The media this week attempted to paint a Justice Department subpoena as an abuse of power by the Trump administration. It was no such thing.
The story, according to MSNBC, is that the DOJ under Trump went after a parody Twitter account that got under the skin of Trump ally Rep. Devin Nunes (R-CA). The truth, however, is that Nunes had nothing to do with the DOJ’s subpoena, which was actually about a threat made to then-Senate Majority Leader Mitch McConnell (R-KY).
The truth was uncovered by The New York Times:
The Trump-era Justice Department’s attempt to identify the person behind a Twitter account devoted to mocking Representative Devin Nunes, Republican of California, stemmed from a U.S. Capitol Police investigation into a purported online threat to Senator Mitch McConnell, not to Mr. Nunes, according to two law enforcement officials.
The Biden administration withdrew the subpoena, and Twitter had filed a motion to quash it in which the company mocked Nunes, writing that this was one of many “repeated efforts to unmask individuals behind parody accounts critical of him.”
The Times’ original article on the subpoena, however, didn’t mention McConnell and left the door open for speculation that the subpoena was merely a way for the Trump administration to intimidate those who bothered his allies. The article focused on Twitter’s response to the subpoena.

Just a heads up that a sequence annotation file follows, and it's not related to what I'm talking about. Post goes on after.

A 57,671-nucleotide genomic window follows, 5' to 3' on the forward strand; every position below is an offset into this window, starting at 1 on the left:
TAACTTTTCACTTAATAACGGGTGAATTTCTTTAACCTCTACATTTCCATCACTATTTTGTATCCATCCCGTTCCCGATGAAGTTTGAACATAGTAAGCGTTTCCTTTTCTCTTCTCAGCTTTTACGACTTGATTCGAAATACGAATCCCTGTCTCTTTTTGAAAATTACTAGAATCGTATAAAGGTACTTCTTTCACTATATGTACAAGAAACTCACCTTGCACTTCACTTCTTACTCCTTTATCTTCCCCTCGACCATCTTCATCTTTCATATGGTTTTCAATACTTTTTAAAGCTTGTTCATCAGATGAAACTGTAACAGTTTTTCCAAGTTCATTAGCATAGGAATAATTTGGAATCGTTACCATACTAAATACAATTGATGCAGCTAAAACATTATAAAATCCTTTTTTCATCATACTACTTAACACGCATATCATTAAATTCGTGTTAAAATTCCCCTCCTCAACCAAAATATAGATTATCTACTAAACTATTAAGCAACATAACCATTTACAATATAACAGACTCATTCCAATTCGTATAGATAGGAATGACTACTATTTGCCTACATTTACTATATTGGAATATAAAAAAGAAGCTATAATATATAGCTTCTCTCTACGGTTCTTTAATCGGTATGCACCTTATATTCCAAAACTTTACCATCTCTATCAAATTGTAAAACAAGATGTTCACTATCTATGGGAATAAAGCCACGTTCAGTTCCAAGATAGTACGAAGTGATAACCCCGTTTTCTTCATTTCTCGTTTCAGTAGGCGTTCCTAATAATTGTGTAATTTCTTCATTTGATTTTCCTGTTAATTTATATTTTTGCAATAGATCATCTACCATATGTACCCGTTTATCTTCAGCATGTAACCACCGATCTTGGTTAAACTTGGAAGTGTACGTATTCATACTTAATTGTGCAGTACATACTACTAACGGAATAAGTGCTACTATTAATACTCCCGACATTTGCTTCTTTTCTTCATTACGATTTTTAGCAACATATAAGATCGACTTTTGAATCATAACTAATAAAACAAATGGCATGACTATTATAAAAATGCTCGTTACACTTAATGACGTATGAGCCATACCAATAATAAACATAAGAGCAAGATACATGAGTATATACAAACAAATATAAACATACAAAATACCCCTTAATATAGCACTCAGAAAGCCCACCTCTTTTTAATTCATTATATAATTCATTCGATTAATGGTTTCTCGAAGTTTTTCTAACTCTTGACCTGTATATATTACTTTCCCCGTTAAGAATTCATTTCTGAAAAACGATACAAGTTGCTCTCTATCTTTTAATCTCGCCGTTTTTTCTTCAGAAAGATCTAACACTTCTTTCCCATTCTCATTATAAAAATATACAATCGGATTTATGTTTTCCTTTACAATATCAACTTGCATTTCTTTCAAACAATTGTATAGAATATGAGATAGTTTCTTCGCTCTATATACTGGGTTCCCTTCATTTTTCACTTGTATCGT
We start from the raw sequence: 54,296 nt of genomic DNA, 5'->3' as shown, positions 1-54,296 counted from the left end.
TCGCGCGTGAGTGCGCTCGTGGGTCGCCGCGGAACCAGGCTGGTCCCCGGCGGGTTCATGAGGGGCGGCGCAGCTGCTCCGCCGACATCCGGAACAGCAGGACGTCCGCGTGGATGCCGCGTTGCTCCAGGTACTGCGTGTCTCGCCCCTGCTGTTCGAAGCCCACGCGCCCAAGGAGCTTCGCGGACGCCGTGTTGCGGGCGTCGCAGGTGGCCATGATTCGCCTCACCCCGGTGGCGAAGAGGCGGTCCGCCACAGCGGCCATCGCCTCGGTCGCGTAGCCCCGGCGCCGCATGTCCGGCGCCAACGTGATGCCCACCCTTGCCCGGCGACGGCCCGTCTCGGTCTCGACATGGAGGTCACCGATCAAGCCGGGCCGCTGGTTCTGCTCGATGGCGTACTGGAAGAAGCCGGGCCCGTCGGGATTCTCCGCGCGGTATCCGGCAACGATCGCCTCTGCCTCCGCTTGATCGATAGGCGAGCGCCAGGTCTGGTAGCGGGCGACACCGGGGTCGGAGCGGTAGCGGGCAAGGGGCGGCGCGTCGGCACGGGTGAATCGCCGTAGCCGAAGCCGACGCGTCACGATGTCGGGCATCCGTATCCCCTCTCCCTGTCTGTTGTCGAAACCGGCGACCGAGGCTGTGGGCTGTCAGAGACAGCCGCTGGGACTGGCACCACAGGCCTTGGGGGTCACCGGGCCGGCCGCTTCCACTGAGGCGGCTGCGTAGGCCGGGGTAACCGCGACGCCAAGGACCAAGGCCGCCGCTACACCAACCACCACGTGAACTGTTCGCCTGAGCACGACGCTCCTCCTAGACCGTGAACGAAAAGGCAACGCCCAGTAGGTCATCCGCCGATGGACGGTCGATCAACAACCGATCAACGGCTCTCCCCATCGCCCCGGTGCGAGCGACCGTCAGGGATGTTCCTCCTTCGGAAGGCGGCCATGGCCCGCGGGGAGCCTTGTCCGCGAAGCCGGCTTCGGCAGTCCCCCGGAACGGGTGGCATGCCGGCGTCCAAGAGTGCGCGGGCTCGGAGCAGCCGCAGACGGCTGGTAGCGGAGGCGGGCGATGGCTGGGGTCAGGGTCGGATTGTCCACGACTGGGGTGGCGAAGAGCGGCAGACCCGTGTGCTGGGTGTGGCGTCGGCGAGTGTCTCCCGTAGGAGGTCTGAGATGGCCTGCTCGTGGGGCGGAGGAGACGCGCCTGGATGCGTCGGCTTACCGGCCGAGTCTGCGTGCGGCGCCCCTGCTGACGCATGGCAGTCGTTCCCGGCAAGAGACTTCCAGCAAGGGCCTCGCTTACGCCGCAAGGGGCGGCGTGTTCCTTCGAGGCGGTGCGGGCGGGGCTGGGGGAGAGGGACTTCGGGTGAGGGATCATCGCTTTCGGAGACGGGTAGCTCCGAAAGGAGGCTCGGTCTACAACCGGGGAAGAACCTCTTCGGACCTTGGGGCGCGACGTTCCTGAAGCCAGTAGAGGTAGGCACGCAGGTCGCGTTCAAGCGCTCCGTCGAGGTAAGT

“As the custodian entrusted with the private identifying information that the government seeks, Twitter is concerned the subpoena may not be supported by a legitimate law enforcement purpose, and that therefore, there cannot be any need — let alone a compelling need — for the government to unmask the user,” an attorney for Twitter wrote in response to the subpoena.
“As such, Twitter asks that the court engage in a searching analysis of the government’s bases for issuing the subpoena in order to determine whether the subpoena violates the First Amendment and should be quashed,” Twitter continued.
As The Federalist reported, the false narrative surrounding this subpoena was peddled by The Washington Post, New York Magazine, and Vanity Fair prior to the real story being reported by the Times. More from the Federalist:
While MSNBC reported federal prosecutors who pursued the case failed to show the specific threat to warrant the reveal, the Times wrote, “the offending post had since been deleted or removed,” citing one of the officials consulted.
The paper reported law enforcement officials said the post in question came from a threat to McConnell around the time he drew bitter backlash from Democrats when he pledged to move forward with the confirmation process of Justice Amy Coney Barrett to the Supreme Court.
“The new information suggests that Mr. Nunes, whose office has not responded to a request for comment, may [not] have had any role in the subpoena,” the Times wrote.
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